Caltrans Report: Speeding and Aggressive Driving Cause Most Crashes
Caltrans crunched four-year-old collision data from the California Highway Patrol and found that nearly twenty percent of traffic-related fatalities and severe injuries are speed-related.
In the 2013 report, the most recent year for which data is available, more than 71,000 collisions were attributed to speeding. Likewise, rear-end collisions occurred far more often than “sideswipes,” the second-leading type.
But, the article continues,
Despite these seemingly large numbers, traffic-related fatalities on California’s highway system — and the nation as a whole — are actually continuing a downward trend.
That is, measuring since 1995, collisions resulting in fatalities and severe injuries declined by as much as 25 percent, despite a small uptick between 2010 and 2013.
It’s too bad there’s such a huge lag time in collecting information from the CHP. Other sources, such as the National Safety Council, have more recent data that shows national trends have continued that upward tick—and that they took a dramatic leap in the first six months of 2016.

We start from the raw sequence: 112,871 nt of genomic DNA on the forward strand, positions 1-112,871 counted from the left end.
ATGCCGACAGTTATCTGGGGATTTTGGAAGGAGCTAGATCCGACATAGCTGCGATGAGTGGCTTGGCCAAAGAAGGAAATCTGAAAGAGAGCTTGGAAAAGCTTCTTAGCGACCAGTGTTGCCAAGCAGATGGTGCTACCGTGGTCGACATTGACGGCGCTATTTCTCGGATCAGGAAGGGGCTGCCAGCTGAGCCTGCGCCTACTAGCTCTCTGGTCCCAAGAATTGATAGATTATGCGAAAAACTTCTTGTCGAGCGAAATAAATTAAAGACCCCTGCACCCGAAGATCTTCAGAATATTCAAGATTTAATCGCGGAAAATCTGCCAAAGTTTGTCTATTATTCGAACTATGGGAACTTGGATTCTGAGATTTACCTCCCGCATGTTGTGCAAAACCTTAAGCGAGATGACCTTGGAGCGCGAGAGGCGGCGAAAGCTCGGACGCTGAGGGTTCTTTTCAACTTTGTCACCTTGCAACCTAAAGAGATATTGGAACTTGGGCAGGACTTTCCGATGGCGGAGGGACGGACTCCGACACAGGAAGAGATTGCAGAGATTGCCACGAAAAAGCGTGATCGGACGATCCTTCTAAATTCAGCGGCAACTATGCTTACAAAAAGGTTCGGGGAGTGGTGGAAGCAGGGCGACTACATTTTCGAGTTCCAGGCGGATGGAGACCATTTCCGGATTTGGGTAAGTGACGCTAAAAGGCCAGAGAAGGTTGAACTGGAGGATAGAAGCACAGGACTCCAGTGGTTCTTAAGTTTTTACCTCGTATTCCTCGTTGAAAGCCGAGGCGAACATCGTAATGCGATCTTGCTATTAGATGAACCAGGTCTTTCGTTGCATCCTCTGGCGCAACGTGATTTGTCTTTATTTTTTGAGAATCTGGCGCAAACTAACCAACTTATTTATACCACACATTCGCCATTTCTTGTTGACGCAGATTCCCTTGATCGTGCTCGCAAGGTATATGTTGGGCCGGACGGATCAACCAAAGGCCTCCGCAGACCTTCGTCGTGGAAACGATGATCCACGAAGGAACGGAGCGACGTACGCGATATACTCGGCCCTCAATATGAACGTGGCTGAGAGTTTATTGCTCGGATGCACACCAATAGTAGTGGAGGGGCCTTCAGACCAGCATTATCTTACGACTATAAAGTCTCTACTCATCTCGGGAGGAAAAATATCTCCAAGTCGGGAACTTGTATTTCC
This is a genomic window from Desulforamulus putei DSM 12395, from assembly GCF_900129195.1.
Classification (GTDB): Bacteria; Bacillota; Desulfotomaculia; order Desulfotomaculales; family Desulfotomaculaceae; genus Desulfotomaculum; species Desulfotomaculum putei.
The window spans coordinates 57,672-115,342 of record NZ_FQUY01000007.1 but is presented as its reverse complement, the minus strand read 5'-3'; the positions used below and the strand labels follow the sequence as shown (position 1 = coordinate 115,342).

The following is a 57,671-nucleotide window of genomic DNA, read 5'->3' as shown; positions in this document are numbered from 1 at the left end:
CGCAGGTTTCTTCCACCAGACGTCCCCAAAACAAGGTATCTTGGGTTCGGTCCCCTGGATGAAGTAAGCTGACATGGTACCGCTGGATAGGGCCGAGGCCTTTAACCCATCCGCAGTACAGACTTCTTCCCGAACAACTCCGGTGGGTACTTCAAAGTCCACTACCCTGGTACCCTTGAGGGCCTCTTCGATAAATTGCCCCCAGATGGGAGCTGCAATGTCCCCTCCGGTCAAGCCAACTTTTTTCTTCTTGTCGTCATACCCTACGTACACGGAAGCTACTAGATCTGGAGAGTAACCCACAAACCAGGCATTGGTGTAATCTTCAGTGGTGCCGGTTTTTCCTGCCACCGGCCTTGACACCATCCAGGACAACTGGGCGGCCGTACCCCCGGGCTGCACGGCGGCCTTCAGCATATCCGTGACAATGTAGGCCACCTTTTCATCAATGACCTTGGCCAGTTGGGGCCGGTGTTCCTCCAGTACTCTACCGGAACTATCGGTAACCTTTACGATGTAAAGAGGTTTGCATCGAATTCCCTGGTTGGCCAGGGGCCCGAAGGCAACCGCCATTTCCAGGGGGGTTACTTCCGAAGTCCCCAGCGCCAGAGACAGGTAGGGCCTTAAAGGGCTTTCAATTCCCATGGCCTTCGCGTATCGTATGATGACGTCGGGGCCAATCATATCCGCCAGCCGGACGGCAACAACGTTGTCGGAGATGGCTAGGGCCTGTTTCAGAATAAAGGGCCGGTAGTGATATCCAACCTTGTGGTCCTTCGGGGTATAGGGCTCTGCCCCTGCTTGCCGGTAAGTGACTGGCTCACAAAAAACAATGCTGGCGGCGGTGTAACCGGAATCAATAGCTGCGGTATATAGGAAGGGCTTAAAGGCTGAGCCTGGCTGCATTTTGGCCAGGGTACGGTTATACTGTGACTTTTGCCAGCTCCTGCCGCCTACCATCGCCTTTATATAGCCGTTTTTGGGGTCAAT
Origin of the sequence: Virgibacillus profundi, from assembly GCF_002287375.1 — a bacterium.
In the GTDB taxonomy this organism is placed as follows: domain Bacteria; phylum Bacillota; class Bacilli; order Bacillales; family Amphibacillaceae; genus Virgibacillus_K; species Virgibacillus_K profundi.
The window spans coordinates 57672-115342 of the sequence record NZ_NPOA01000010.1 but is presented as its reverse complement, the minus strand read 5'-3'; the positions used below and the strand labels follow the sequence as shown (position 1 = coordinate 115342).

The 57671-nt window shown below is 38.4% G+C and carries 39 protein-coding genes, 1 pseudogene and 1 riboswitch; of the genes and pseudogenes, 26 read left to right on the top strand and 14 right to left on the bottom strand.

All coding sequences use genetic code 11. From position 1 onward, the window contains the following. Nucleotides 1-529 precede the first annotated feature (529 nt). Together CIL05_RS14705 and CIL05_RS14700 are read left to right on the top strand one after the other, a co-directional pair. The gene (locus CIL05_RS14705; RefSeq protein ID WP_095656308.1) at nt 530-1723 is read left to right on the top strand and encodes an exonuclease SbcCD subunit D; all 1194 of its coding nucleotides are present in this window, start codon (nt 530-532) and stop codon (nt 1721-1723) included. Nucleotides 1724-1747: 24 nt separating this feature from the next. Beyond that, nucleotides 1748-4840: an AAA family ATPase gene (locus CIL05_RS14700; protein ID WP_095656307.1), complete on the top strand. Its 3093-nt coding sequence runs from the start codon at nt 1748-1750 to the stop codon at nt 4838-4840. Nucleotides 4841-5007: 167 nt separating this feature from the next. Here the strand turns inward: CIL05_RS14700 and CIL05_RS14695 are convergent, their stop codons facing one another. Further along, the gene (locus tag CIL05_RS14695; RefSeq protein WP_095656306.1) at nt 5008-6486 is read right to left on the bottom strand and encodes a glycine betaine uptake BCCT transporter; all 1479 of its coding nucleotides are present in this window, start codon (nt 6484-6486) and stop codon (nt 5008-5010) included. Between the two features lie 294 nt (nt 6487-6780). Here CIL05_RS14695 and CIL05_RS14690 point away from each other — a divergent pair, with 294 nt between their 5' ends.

Also unfortunately, the Mile Marker doesn’t help interpret the data. Why, for example, are rear-end crashes far and away the most common type? Could it have something to do with distracted driving? Or maybe it’s because drivers feel invulnerable after years of safety efforts that have focused on the occupants of cars–with airbags and seatbelts–but not on the people they hit?
And why, oh why, is Caltrans still calling crashes “accidents”?
This Mile Marker also charts progress towards some of the department’s 2020 goals, including reducing pedestrian and bicycle fatalities—and let’s just say, there is a ways to go on that one. Fatalities rose between 2012 and 2013, rather dramatically, instead of dropping. What’s happened in the four years since?
The Mile Marker is a newish way for the department to get information out to the public about what it’s up to and why. Other articles in it don’t rely so heavily on old data. They include discussions of the California Sustainable Freight Action Plan and this year’s state budget, great photos of artworks on highway underpasses, and an outline of the California Transportation Plan 2040’s recommendations for reaching state greenhouse gas emission reduction targets.